Nothing is so dear to the Church as her faith. She looks upon it as a stronghold, to the preservation of which is attached the salvation of the kingdom of her Divine Spouse. Relying implicitly upon the promise of Jesus Christ, it is not through fear that the gates of Hell or the powers of earth can ever succeed in weakening it; but she dreads the snares which are laid for her children, and spares no pains to repulse the enemies who surround her. Therefore, she has special recourse to the protection of those Saints who preached or defended it with the greatest success; as, for example, that of the princes of the Apostles, SS. Peter and Paul. It was in the midst of the greatest dangers of the Church, according to some writers, that the devotion to St. Joseph took its rise. A fatal schism had arisen in the West, which, like a furious hurricane, attacked the faith on all sides, and threatened destruction. A council was held at Constance to devise means to remedy the evil. Then Gerson, in a discourse which he pronounced before this august assembly, proposed, among other means of calming the tempest and bringing about a change of morals, to invoke St. Joseph in a special manner, and to propagate devotion towards him, in hopes that it would be a forerunner of that peace which was so ardently desired According to him, the illustrious patriarch, having been the guardian, and, in some sort, the tutor of Jesus Christ, he would also fulfill the same offices to Christianity in general. His discourse was favorably listened to and approved by the Council.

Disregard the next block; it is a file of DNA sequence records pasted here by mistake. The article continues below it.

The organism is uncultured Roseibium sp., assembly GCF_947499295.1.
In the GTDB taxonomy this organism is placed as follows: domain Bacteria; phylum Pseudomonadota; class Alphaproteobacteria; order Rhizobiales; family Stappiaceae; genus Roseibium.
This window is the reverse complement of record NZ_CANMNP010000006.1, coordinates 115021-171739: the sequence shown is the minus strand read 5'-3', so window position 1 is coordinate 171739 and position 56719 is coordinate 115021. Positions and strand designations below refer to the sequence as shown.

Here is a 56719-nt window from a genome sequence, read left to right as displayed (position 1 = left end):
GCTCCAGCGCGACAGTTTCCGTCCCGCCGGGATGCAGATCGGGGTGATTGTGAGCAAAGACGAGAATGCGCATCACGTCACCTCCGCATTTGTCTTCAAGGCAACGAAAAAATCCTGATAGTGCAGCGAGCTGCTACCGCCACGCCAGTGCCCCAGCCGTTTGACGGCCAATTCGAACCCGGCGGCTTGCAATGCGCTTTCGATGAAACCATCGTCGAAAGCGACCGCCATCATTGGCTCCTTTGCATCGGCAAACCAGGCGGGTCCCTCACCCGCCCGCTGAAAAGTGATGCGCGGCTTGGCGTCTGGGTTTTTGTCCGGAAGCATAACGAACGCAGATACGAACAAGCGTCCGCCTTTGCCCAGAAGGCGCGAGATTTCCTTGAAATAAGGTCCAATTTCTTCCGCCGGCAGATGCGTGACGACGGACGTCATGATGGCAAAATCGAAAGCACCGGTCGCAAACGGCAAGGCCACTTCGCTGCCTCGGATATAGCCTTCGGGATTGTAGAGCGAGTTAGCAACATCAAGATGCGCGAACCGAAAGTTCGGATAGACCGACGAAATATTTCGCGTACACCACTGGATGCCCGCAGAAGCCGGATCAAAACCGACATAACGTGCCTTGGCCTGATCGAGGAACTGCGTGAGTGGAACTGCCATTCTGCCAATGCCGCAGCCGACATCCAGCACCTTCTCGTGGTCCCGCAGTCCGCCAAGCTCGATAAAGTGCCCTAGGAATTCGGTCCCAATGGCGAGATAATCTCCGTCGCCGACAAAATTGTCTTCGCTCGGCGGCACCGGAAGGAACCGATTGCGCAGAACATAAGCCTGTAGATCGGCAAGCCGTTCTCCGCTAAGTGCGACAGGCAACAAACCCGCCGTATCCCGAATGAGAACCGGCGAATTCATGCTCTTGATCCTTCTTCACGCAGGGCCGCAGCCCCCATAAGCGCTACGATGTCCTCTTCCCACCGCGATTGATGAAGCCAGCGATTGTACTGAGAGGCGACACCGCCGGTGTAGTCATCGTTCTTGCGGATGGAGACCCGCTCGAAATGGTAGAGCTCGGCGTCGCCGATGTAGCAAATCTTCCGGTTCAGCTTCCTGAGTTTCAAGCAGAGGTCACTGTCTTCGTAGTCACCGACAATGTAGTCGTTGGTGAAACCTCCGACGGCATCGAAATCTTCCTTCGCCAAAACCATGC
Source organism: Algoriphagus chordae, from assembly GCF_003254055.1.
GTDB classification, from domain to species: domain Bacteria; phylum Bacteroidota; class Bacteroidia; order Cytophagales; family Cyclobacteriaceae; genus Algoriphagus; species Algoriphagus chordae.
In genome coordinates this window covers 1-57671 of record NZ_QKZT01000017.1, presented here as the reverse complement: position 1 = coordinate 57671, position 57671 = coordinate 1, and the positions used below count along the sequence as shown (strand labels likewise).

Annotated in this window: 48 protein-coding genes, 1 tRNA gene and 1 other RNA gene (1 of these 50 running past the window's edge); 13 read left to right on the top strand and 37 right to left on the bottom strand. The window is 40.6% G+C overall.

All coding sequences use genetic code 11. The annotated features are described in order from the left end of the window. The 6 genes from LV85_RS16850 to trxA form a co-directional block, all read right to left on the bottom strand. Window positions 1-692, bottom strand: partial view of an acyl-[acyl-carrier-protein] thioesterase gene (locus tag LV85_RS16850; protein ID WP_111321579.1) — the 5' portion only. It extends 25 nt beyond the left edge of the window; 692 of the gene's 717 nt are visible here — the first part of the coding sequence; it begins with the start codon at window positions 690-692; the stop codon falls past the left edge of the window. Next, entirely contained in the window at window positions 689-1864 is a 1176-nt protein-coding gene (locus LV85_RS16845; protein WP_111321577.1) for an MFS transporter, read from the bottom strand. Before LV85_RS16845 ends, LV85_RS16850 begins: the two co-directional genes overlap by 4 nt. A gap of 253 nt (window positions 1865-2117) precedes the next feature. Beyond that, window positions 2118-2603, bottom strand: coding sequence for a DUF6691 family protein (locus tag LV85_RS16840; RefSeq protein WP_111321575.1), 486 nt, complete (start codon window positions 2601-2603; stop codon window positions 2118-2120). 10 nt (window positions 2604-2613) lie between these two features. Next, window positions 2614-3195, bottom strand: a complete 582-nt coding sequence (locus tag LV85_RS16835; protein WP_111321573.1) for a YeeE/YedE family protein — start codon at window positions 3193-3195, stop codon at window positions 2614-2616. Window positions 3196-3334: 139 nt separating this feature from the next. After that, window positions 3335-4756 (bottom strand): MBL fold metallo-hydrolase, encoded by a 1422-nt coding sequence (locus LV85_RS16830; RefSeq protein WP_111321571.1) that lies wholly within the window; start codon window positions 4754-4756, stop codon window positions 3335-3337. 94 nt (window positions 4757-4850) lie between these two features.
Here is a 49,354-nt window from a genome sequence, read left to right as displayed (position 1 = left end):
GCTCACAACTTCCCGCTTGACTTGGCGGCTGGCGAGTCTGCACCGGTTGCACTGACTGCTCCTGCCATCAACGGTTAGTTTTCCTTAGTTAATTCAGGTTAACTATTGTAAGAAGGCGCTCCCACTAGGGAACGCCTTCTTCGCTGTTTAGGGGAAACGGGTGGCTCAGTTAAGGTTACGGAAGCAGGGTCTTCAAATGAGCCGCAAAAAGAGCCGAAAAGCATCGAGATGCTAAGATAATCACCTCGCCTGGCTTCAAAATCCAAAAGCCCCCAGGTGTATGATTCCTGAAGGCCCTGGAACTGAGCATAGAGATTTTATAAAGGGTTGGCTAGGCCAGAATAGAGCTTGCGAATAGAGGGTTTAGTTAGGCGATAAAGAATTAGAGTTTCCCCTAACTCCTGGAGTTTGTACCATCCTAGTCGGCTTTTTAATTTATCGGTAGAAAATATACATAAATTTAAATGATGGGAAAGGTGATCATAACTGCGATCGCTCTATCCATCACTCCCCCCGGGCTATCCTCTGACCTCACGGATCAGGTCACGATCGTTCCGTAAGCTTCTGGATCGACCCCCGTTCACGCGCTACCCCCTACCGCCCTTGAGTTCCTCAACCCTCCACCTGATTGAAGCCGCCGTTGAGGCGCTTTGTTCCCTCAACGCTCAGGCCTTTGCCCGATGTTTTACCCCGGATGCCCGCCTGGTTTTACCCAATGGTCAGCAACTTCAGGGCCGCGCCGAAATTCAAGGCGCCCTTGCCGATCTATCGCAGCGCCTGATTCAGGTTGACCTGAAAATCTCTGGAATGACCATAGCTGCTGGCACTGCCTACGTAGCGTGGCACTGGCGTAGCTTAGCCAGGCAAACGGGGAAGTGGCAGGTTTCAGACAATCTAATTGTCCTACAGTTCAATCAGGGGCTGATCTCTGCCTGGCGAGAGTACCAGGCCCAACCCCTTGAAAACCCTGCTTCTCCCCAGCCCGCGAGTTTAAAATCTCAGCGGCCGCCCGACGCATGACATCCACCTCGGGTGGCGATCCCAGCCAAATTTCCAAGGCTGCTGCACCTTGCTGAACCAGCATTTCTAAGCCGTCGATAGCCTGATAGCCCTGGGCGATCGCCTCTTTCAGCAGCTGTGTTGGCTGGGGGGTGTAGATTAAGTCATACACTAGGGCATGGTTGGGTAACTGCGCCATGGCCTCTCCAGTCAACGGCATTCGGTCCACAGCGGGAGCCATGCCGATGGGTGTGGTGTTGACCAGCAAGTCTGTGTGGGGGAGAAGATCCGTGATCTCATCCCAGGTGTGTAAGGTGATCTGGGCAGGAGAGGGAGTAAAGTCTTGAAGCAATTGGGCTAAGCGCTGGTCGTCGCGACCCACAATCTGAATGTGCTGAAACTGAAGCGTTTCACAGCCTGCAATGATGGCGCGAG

The Holy Ghost seemed to approve of Gerson's language, and manifested His approval by inspiring the people of the West with the thought of honoring St. Joseph by a special devotion. They seemed convinced that the prayers and merits of this great Saint not only averted the evils which threatened Catholicity, but that they also drew down upon them the richest blessings; so says Isidore de l'Isle, a pious and learned Dominican.
Since the Church has experienced the efficacy of St. Joseph's protection, whether in propagating or manifesting forth the faith in all its purity, she is inspired with a fresh motive to honor him---namely, the benefit thence to be derived by the Faithful. Therefore, she seems to regard St. Joseph as the protector of all Christians, and, as such, she judges him worthy to be chosen, invoked, and imitated by all ages and conditions of men.